(Prayer offered on the Public Address system for the entire La Salle Academy educational community on Wednesday morning, 13 February 2019—Black History Month)
Let us remember that we are in the holy presence of a loving God.
Words, with their power and potential, have always fascinated me. This is not surprising coming from an English teacher. Throughout my life I have been inspired by countless authors whose words and works have shaped me, comforted me, and challenged me. And while this list includes the expected names like Shakespeare and Dickinson, the author with the most profound impact on me is the current Poet Laureate of the United States, Tracy K. Smith.
Her impressive list of awards includes the Cave Canemen prize for best first book by an African-American Poet, and the 2012 Pulitzer Prize for Poetry for her book Life on Mars.
I had the privilege of taking her Poetry class in 2011 while she was still a professor in my Master’s Program. What astounded me most about her was not her accolades but the deep humanity of her presence and her spoken and written words.
While she was still quite young, Tracy began to understand the role language plays in the world. In her memoir entitled Ordinary Light, Tracy recalls a TV show from her childhood that made her feel connected and inspired her. She writes,
“Gettin’ to Know Me,” [was] the only show I’d ever seen that focused on a black girl – not only on her but on her parents and little brother and grandparents as well. It took her entire world into consideration instead of making her a satellite to more prominent white characters. In every episode, the girl, who would have been just a little older than me with neat braids or bushy loose ponytail, learned about Black History from her grandmother…The girl on “Gettin’ to Know Me” never clammed up when she felt herself getting close to the pain of Home. She knew which questions to ask. She was brave, strong in her sense of what that heavy history added up to…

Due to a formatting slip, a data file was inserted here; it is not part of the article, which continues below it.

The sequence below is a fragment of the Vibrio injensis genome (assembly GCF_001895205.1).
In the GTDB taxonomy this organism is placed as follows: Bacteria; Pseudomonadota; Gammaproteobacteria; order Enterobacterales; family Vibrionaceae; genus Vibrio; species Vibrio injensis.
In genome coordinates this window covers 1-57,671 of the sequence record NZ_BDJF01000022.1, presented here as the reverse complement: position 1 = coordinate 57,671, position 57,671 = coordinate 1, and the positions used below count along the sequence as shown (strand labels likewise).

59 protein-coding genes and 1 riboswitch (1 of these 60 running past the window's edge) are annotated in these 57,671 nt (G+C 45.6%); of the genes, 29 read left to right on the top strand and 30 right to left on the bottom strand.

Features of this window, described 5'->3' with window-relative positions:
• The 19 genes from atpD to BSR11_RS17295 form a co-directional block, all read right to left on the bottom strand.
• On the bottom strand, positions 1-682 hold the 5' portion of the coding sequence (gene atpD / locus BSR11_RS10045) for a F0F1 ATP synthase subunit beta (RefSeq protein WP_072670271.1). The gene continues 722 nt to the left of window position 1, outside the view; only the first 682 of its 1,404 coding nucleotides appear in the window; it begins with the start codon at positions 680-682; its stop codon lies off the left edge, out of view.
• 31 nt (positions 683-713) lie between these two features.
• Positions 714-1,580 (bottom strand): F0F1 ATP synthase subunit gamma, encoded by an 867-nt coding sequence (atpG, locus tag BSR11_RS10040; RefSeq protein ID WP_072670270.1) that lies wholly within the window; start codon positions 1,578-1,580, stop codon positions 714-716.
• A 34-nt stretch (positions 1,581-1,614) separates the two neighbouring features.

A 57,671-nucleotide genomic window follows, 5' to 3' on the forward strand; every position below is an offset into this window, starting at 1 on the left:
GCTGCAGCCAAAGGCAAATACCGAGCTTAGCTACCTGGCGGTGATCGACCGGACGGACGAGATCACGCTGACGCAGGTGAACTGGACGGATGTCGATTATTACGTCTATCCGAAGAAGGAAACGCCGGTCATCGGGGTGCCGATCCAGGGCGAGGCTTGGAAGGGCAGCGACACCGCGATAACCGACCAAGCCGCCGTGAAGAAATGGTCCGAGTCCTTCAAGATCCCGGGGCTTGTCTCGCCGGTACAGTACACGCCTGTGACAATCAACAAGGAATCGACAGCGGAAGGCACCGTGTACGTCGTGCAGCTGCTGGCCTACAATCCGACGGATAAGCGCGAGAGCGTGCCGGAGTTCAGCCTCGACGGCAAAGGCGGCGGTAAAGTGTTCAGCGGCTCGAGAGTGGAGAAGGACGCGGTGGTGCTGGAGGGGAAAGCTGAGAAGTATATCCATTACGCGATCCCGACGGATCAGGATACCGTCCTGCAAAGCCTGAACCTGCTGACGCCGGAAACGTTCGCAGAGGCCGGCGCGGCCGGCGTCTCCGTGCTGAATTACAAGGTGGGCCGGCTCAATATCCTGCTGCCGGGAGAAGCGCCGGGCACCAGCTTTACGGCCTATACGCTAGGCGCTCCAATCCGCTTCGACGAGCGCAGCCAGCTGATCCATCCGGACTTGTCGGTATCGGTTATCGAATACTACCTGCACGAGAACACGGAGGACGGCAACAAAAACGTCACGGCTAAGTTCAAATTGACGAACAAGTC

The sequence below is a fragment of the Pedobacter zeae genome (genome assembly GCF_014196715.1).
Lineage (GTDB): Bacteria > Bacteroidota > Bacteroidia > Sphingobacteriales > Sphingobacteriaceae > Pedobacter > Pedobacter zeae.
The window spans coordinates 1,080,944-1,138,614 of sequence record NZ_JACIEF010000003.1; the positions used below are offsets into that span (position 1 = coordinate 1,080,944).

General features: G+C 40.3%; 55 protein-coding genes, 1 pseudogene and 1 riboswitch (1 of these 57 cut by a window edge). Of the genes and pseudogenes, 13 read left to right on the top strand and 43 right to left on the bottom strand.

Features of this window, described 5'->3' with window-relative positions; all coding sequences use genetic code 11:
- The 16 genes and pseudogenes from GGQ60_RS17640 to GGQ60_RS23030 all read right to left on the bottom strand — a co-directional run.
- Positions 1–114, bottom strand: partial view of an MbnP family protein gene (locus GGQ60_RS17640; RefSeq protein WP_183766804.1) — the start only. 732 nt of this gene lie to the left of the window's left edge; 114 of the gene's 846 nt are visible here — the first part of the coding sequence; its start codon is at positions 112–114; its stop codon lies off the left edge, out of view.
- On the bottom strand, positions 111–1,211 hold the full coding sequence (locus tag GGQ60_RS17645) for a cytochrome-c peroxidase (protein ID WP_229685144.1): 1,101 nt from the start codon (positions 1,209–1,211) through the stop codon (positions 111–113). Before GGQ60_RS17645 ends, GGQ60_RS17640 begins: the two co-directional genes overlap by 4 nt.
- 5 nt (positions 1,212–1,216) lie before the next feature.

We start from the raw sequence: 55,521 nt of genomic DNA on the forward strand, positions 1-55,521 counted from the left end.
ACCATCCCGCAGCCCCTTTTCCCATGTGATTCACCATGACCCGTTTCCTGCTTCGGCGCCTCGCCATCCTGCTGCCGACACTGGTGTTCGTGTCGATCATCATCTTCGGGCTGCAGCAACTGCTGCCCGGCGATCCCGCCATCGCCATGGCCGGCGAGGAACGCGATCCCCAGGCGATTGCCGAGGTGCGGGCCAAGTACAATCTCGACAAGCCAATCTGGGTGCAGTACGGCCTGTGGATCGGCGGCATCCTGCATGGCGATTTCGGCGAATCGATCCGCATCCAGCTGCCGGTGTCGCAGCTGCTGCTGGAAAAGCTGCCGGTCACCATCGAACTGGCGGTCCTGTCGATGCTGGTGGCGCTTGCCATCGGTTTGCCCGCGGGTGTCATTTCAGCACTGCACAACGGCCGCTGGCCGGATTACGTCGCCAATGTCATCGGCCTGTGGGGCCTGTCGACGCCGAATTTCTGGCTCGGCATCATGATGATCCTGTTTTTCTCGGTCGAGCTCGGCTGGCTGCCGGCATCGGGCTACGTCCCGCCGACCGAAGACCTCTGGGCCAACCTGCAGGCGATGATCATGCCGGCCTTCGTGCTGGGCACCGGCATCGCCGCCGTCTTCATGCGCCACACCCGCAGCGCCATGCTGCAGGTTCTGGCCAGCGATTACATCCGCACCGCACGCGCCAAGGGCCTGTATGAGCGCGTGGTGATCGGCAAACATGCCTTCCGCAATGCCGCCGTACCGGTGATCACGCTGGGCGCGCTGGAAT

It is this history that is part of Tracy’s focus in her current mission as Poet Laureate.
In a recent cross country tour called “American Conversations” Tracy’s goal was to help others see the “humanizing power of poetry.” She believes that, “poems put us in touch with our most powerful memories, feelings, questions and wishes,” and that, “talking about poems might be a way of leaping past small-talk and collapsing the distance between strangers.”
During Black History Month it is important not only to remember the towering figures of the past but also the very real and very powerful individuals present in our lives today who continue to inspire the conversations that bring us all closer together..
Let us pray,
Tracy’s poetry and prose reminds us that we all possess the power to transform the world in which with live. Let us pray that words can indeed have the power Tracy, and so many others believe they can to transform, challenge, and unite.
Help us to live with a strong connection to our own humanity and in doing so become closer to each other and to you.
And, like the little girl in Gettin’ to Know Me, please help us know which questions to ask and, when we get the answers, to be strong in our sense of what history adds up to.
Saint John Baptist de La Salle…Pray for us
Live Jesus in our Hearts…Forever
Emily McLean–English Teacher